LOS ANGELES — The greatest myth about the Raiders is that you need only a uniform to be a part of them. As if the colors make the man. You slip on the silver and black and suddenly, you’re not just good, you’re Raider-Good. You’re tough. You’re intimidating. You’re different. It is the reason that wherever you look across the American landscape, would-be heroes are wearing silver jackets and black caps these days. Look at me. I’m a Raider.

It doesn’t work that way, of course. Marcus Allen, a real Raider, knows it. He has always known it. All during the stampede of TV cameras that plowed past him this season to get to this guy, Bo Jackson, he knew it. All during the clamor they made last year to bust down the door of Art Shell — his former teammate — he knew it.

And now, at this moment, he knew it again. Here he was, on another Sunday afternoon in the Coliseum, like so many other Sunday afternoons in his career, and Allen, now 30, gazed at the crowd that was on its feet, not leaving. The game was over. The freeways were thickening with traffic. But the fans stayed. They cheered his name. “MAR-CUS! MAR-CUS!”

He waved. He didn’t smile much. Real Raiders don’t. The security guards formed a human wall. The cheerleaders tried to peek in through the openings. Allen kept walking toward the tunnel. He was tired. O.J. Simpson, the last guy to make No. 32 famous in these parts, slipped into the circle, and stuck a microphone in Allen’s face. NBC wants an interview, he said.

Allen stopped. The cameras rolled.

“Great game, Marcus,” Simpson said of the Raiders’ 20-10 playoff win over the Bengals. “Tell me, when Bo went out with the injury, did you feel you really had to pick it up?”

Allen grinned. He should have laughed. He should have taken the mike, twirled it around O.J.’s neck and said, “Get serious.”

Instead, this is what Marcus Allen said: “I hope Bo gets better. I hope he’s back next week. But, you know” — pause — “I’ve been doing this a long time.”

Spoken like a true Raider. Bo Jackson hasn’t earned it yet

Listen up, kids, all you non-shavers who think that those neat silver helmets are just another marketing tool to help make Bo Jackson famous. Jackson still has not earned his Raider uniform. It is still on loan. He hasn’t played a full season. He hasn’t led the team in guts. Most important, he has never been to the mountaintop. He hasn’t won it all yet. And remember, the motto of Al Davis’ bandits is not — despite what some people think — “Bo Knows Football.”

The motto is “Just Win, Baby.”

Marcus Allen knows how to win.

It was beautiful to watch him out there Sunday afternoon, cradling the football, racing to the outside, leaving the Cincinnati defenders diving at his feet, the way he did it to the Washington Redskins that Sunday night in Tampa seven years ago, when, with the whole world watching, he galloped for 191 yards and took home a Super Bowl MVP trophy.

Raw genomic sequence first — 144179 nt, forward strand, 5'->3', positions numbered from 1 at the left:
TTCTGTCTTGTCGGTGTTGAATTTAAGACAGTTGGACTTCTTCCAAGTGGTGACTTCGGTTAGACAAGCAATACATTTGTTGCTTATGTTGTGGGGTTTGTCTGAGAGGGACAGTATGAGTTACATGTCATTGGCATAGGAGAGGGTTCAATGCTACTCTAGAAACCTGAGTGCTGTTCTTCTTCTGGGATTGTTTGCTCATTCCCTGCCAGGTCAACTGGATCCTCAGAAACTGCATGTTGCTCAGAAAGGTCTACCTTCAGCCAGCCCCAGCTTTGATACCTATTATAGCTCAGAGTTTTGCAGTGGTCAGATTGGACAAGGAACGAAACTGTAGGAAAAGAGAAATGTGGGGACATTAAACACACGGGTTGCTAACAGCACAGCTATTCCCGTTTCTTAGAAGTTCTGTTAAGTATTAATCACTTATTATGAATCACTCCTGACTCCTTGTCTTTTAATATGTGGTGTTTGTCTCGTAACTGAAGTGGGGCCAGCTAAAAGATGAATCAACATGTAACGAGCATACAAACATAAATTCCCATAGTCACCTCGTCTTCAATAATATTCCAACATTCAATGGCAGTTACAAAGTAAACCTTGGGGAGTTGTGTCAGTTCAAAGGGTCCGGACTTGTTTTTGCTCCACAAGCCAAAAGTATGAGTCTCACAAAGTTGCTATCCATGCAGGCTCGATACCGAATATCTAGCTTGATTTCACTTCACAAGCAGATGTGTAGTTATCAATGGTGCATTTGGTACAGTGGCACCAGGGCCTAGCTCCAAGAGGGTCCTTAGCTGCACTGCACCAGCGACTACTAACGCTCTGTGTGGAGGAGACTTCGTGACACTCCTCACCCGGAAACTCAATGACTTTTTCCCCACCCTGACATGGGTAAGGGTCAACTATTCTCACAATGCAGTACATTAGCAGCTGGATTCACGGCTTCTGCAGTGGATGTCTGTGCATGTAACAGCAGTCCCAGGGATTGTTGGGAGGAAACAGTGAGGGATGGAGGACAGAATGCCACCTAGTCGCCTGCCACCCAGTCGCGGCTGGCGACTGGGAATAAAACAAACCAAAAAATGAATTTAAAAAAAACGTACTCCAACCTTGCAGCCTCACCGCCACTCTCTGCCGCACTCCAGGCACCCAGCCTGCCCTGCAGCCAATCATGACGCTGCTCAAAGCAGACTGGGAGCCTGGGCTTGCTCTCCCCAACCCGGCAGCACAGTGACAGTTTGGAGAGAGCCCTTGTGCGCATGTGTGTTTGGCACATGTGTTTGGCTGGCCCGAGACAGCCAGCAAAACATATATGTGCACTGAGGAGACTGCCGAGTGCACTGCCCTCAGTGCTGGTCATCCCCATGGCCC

That was back when Allen had the most famous feet in the Raider backfield. That was a long time ago. Things have changed. New faces. New coaches. Losing seasons. Dwindling crowds. For a while, the Raiders seemed destined to go the way of Dillinger, Bonnie and Clyde, Al Capone — legendary past, no present.

But now we see that for all those changes, Allen has not changed. At least not when it counts. Sunday was a big jump over the broom for this Raider team, its first playoff game in five years, and once again, here was No. 32 leading the way. He took a handoff in the first quarter and burst through an opening for 19 yards. A few minutes later, he took it again, off left tackle for 16 yards. It was this kind of day. Big holes. Big runs.

And then, in the fourth quarter, with Jackson on the bench with a hip injury and Cincinnati rising from the dead, threatening to steal this game, the Raiders gave the ball to Allen again. Do the old magic, Marcus. When he started running there was 5:41 left and when he finished, there were 19 seconds left. He had gained half a football field during that drive. He had 140 yards on the day. Twenty-one carries. He sealed the win.

“I’ve been doing this a long time,” he said. Older Raiders savor winning again

So it was the old guys Sunday who gave the Raiders one more taste of the good stuff. It was Allen, and it was Greg Townsend, the big defensive end who also remembers that Super Bowl in Tampa, grabbing Boomer Esiason and slamming him to the ground for a sack. And it was Shell, who was in his last year as a Raider player when this USC kid named Allen joined the team — it was Shell who guided them Sunday, kept them cool, played it smart.

Mostly it was Allen, being himself again. “I haven’t minded all the fuss that’s gone on (over Jackson),” he said. “It’s been interesting. But for games like this, well, I still know how to focus. I still remember.

“I’m just glad we’re winning again.”

Won’t it be something if guys like Allen and Townsend — not Jay Schroeder or Jackson — get these Raiders to another Super Bowl this year?

You know what? It won’t be a surprise. You earn your colors out in LA. Bo may know marketing. But Marcus Allen knows how to make Sundays black and silver. Go ask Al Davis which really matters.

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